The Oral Bacterial Communities of Children with Well-Controlled HIV Infection and without HIV Infection.

Goldberg BE, Mongodin EF, Jones CE, Chung M, Fraser CM, Tate A, Zeichner SL - PLoS ONE (2015)

NMDS Coordinate Plots.NMDS plots were generated using OTU abundance data using the Vegan package in R. Panel A and B contain coordinates labeled by HIV status and sample location respectively, while Panel C and D contain coordinates labeled by dentition status and patient ID.
© Copyright Policy
Related In: Results  -  Collection

License
Show All Figures
getmorefigures.php?uid=PMC4492946&req=5

pone.0131615.g005: NMDS Coordinate Plots.NMDS plots were generated using OTU abundance data using the Vegan package in R. Panel A and B contain coordinates labeled by HIV status and sample location respectively, while Panel C and D contain coordinates labeled by dentition status and patient ID.
Mentions: Fig 1 compares Shannon diversity scores between samples, HIV status and patients. Samples taken from teeth tended to have higher diversity scores, but teeth had fewer samples compared to saliva and mucosa (Fig 1A). Diversity between the HIV and healthy cohorts did not vary significantly (Fig 1B) with a p-value of 0.9898. Individual patients were also compared, as shown in Fig 1C, and discussed above. NMDS and Principle Coordinate plots were generated using OTU abundance data (Fig 4). No significant groupings were identified between sample location, HIV status or primary versus permanent teeth. Samples taken from the same patient did seem to cluster together, however there was significant overlap between patients. Principal coordinate plots were also generated from both Bray-Curtis scores and weighted and unweighted UniFrac scores, but no grouping differences were identified between individual patients, HIV status or sample location including primary versus permanent teeth (Fig 5).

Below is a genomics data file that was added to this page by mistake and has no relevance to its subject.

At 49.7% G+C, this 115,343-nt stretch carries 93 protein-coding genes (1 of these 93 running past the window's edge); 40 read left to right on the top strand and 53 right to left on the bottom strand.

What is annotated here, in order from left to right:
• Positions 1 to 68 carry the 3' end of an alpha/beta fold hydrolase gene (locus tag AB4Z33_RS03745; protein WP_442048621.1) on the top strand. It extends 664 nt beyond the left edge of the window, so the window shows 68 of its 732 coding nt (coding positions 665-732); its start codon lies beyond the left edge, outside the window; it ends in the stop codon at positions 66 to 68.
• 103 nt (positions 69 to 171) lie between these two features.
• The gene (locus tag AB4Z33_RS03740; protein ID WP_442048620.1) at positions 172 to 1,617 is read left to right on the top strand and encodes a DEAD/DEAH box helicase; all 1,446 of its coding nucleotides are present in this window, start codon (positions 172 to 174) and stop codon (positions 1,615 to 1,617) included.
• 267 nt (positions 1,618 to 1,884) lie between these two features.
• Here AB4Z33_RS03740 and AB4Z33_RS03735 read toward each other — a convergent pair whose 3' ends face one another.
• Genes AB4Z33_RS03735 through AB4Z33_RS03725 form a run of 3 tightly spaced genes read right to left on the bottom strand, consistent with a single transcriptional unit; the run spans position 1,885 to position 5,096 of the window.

Bottom Line: Multiple specimens from different sampling sites in the mouth were collected for each patient.We found that there were significant differences in the microbiome among the enrolled patients, and between sampling locations.The analysis was complicated by uneven enrollment in the patient cohorts, with only five HIV-negative patients enrolled in the study and by the rapid improvement in the health of HIV-infected children between the time the study was conceived and completed.

View Article: PubMed Central - PubMed

Affiliation: Division of Pediatric Infectious Diseases, Children's National Medical Center, Washington, DC, United States of America.

ABSTRACT
The oral microbial community (microbiota) plays a critical role in human health and disease. Alterations in the oral microbiota may be associated with disorders such as gingivitis, periodontitis, childhood caries, alveolar osteitis, oral candidiasis and endodontic infections. In the immunosuppressed population, the spectrum of potential oral disease is even broader, encompassing candidiasis, necrotizing gingivitis, parotid gland enlargement, Kaposi's sarcoma, oral warts and other diseases. Here, we used 454 pyrosequencing of bacterial 16S rRNA genes to examine the oral microbiome of saliva, mucosal and tooth samples from HIV-positive and negative children. Patient demographics and clinical characteristics were collected from a cross-section of patients undergoing routine dental care. Multiple specimens from different sampling sites in the mouth were collected for each patient. The goal of the study was to observe the potential diversity of the oral microbiota among individual patients, sample locations, HIV status and various dental characteristics. We found that there were significant differences in the microbiome among the enrolled patients, and between sampling locations. The analysis was complicated by uneven enrollment in the patient cohorts, with only five HIV-negative patients enrolled in the study and by the rapid improvement in the health of HIV-infected children between the time the study was conceived and completed. The generally good oral health of the HIV-negative patients limited the number of dental plaque samples that could be collected. We did not identify significant differences between well-controlled HIV-positive patients and HIV-negative controls, suggesting that well-controlled HIV-positive patients essentially harbor similar oral flora compared to patients without HIV. Nor were significant differences in the oral microbiota identified between different teeth or with different dental characteristics. Additional studies are needed to better characterize the oral microbiome in children and those with poorly-controlled HIV infections.

No MeSH data available.


Related in: MedlinePlus